The Youth Criminal Justice Act (YCJA) reinforces the principle that the criminal justice system for young people is different from the one for adults. It provides a clear direction and it establishes a structure for the application of its principles.
The basic principles of the YCJA promote the long term protection of the public.
- Prevent crime by addressing the circumstances underlying a young person’s offending behaviour
- Rehabilitate young persons who commit offences and reintegrate them into society
- Ensure that a young person is subject to meaningful consequences for his or her offence
Young people can expect meaningful consequences to be carried out in the community if they become involved in crime. Greater involvement of the victim and the community in the process of diversion and sentencing will help young people be rehabilitated and reintegrated into the community. The YCJA recognizes the role of the victim in community based measures as well as in the court process, and includes them in the conference process. The victim's right to information and access to the records of the young offender is established by the YCJA.
For first-time offenders and less serious offenders this may include more diversion away from the court system by police and the Crown. Community based programs are an integral and large part of this plan. Alternatives to the court process involve the whole community, the person involved, the parents, the teachers, the police and the victims of the crime. Youth will be held accountable and will see the value that the community places on doing something to right the wrong done.
These alternatives are called "Extrajudicial Measures and Extrajudicial Sanctions". A community-based sentence could include restitution, compensation for victims and restorative approaches, such as participating in a community justice conference, attendance at rehabilitative programs, community service and community supervision.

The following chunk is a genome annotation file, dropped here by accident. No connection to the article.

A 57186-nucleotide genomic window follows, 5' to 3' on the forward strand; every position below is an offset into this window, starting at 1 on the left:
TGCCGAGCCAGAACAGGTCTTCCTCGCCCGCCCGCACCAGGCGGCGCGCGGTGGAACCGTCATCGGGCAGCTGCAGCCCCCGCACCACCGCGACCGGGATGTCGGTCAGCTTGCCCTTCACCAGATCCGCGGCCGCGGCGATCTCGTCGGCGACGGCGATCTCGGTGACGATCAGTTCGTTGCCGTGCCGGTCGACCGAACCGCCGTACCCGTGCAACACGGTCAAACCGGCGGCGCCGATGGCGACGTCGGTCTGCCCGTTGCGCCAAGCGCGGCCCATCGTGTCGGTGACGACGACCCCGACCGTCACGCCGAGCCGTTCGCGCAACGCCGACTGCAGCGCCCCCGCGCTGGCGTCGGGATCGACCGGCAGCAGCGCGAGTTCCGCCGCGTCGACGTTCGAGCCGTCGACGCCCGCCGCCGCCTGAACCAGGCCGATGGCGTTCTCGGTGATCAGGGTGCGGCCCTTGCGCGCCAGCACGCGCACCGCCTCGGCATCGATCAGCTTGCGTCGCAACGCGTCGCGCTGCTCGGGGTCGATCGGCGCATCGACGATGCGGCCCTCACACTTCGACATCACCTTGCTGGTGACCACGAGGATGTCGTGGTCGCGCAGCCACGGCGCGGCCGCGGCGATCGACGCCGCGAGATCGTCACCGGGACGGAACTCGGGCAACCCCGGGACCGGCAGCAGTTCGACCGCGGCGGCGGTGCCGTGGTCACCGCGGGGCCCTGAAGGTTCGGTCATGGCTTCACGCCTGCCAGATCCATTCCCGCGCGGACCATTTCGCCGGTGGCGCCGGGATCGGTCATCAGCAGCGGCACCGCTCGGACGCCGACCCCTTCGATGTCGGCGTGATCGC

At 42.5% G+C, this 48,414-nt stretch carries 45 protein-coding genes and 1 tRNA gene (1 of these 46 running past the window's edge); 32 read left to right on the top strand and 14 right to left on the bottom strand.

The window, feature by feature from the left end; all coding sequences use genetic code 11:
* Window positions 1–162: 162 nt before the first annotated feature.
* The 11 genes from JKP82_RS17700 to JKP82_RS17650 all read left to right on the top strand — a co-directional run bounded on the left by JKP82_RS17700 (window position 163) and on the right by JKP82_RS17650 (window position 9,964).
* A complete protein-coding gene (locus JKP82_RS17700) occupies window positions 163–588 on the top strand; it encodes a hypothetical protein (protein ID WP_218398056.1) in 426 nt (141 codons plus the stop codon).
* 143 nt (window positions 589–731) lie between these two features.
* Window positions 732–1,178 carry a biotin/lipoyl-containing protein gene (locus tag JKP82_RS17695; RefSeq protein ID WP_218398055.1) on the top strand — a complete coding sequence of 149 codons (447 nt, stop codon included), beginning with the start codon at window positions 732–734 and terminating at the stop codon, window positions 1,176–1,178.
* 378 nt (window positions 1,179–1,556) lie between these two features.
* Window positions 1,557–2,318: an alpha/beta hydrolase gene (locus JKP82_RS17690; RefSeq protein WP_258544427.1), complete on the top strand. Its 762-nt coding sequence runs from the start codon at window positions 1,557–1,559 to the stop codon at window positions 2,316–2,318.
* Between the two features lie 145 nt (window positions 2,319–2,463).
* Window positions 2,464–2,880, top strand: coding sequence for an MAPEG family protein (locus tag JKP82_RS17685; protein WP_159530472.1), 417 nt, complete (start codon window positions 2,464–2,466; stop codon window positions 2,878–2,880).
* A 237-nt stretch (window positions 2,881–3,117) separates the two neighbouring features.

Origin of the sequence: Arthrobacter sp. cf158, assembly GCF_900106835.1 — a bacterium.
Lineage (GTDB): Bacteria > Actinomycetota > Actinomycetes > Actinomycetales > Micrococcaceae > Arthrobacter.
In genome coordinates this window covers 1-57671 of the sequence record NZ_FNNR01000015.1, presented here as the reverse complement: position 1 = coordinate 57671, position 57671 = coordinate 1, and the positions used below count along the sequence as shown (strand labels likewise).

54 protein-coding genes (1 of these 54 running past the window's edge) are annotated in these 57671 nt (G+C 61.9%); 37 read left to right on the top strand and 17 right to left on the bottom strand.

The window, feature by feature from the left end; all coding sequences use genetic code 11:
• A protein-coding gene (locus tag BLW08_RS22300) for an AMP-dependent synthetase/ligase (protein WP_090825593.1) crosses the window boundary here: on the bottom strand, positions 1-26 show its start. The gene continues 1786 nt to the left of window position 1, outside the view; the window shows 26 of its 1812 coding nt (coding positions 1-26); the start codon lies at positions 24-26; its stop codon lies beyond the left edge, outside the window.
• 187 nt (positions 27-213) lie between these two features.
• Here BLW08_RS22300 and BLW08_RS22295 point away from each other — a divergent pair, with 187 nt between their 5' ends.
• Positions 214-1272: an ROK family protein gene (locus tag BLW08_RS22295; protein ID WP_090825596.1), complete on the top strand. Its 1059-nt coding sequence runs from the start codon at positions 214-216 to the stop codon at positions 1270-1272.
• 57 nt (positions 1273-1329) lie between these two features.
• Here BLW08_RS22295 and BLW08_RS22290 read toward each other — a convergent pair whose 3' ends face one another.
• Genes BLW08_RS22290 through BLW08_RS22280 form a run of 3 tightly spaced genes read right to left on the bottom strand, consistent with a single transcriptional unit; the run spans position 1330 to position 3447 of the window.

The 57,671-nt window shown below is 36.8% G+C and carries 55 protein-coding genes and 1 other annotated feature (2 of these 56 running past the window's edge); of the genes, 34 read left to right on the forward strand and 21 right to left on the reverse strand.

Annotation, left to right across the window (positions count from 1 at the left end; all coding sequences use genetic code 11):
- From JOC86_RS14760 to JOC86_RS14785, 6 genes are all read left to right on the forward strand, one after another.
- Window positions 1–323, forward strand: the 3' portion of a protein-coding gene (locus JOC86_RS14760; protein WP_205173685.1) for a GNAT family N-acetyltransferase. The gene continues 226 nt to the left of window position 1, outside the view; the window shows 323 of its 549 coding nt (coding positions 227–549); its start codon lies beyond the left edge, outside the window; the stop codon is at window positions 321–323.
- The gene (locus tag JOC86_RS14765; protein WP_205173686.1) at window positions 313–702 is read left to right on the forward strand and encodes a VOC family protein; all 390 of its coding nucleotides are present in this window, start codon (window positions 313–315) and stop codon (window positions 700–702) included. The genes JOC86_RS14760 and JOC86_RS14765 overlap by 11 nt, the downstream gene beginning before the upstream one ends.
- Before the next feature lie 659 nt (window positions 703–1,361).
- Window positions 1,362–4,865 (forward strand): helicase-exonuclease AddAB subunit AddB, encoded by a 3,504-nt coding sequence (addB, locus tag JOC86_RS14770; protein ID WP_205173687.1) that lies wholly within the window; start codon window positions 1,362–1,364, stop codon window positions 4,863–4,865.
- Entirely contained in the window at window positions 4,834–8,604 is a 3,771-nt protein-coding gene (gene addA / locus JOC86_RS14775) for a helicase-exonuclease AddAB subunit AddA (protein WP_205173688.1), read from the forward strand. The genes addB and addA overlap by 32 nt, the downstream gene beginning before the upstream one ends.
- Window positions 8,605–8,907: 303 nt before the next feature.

There is a distinction in the YCJA between non-violent offenders and violent offenders and between first-time offenders and repeat offenders. The courts deal with young offenders who have committed serious offences or who are repeat offenders. The seriousness of the consequences is closely matched to the seriousness of the crime.
New and expanded sentences apply and more emphasis is placed on rehabilitation and reintegration. Community-based court ordered sentences are encouraged, where appropriate. Custody is reserved for violent offenders and repeat offenders. Youth who are found guilty of attempted murder, murder, manslaughter, aggravated sexual assault, or their third serious violent offence may expect to receive adult sentences.
Government services focus on rehabilitation while in custody and also ensure that, once released, youth are closely supervised and assisted in their reintegration into society. Communities will be directly involved with improving the supervision of and the reintegration of violent or repeat young offenders who are released from custody. The new sentences would provide for close supervision and support in the community and would also include attendance orders; intensive support and supervision orders; and deferred custody and supervision orders.